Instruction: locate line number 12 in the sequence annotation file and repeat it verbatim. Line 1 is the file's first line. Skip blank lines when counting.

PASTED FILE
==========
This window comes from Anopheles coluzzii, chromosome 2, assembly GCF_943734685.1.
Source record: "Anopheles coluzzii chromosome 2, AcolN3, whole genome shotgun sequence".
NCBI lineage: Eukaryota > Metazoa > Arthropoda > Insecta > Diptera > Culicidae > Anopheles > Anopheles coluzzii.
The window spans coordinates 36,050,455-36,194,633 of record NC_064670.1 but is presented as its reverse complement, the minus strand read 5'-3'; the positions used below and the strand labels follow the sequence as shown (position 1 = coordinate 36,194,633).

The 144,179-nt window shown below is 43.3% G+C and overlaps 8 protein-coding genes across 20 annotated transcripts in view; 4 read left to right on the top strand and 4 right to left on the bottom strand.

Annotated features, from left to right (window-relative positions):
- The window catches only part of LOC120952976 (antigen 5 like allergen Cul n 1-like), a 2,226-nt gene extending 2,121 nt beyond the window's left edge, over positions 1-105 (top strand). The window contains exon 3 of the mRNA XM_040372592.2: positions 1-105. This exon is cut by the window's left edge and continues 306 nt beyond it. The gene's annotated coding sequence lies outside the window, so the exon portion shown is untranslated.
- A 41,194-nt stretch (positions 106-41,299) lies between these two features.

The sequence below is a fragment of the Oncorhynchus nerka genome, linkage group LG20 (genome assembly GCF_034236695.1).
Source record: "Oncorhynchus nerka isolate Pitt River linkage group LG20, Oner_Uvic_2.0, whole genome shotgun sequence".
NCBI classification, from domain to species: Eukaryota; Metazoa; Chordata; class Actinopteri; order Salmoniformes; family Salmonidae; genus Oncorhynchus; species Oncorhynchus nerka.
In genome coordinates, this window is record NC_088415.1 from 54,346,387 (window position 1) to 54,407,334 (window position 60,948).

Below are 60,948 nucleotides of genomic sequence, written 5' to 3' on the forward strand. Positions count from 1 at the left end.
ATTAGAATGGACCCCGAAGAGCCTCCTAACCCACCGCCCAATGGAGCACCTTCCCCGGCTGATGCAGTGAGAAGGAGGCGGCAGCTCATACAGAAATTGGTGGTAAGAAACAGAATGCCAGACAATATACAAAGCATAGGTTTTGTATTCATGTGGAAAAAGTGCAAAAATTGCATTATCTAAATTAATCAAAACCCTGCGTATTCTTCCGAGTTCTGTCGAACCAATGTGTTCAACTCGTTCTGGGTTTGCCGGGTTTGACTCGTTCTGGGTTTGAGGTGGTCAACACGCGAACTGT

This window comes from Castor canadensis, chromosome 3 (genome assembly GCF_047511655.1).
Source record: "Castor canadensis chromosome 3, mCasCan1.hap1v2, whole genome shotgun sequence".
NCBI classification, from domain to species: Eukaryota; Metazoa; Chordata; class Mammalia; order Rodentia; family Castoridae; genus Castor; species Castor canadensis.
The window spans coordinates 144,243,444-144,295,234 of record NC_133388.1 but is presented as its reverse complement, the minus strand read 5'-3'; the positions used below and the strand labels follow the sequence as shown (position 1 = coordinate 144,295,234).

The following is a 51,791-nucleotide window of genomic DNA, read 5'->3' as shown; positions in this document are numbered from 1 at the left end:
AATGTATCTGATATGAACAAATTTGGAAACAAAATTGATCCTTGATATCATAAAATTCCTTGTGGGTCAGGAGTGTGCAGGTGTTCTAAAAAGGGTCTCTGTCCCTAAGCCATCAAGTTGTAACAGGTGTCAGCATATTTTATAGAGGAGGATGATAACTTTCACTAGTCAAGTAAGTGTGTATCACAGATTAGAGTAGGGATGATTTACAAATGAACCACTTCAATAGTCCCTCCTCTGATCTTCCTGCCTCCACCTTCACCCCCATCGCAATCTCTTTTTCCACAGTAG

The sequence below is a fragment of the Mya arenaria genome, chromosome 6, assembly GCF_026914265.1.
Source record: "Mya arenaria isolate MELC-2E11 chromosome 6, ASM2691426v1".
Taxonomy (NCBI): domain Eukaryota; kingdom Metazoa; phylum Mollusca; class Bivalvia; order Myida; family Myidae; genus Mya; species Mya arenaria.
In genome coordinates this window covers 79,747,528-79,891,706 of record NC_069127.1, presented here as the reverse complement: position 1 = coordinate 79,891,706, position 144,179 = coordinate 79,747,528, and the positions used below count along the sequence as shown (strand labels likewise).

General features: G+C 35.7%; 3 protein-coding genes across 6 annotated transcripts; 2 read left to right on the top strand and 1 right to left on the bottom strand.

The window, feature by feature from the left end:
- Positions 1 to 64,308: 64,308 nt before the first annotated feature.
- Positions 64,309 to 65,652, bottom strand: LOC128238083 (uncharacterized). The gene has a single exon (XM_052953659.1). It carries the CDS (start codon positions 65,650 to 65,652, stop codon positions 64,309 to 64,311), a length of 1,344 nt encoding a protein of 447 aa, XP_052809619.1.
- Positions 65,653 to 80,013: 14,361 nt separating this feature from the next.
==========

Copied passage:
In genome coordinates, this window is record NC_088415.1 from 54,346,387 (window position 1) to 54,407,334 (window position 60,948).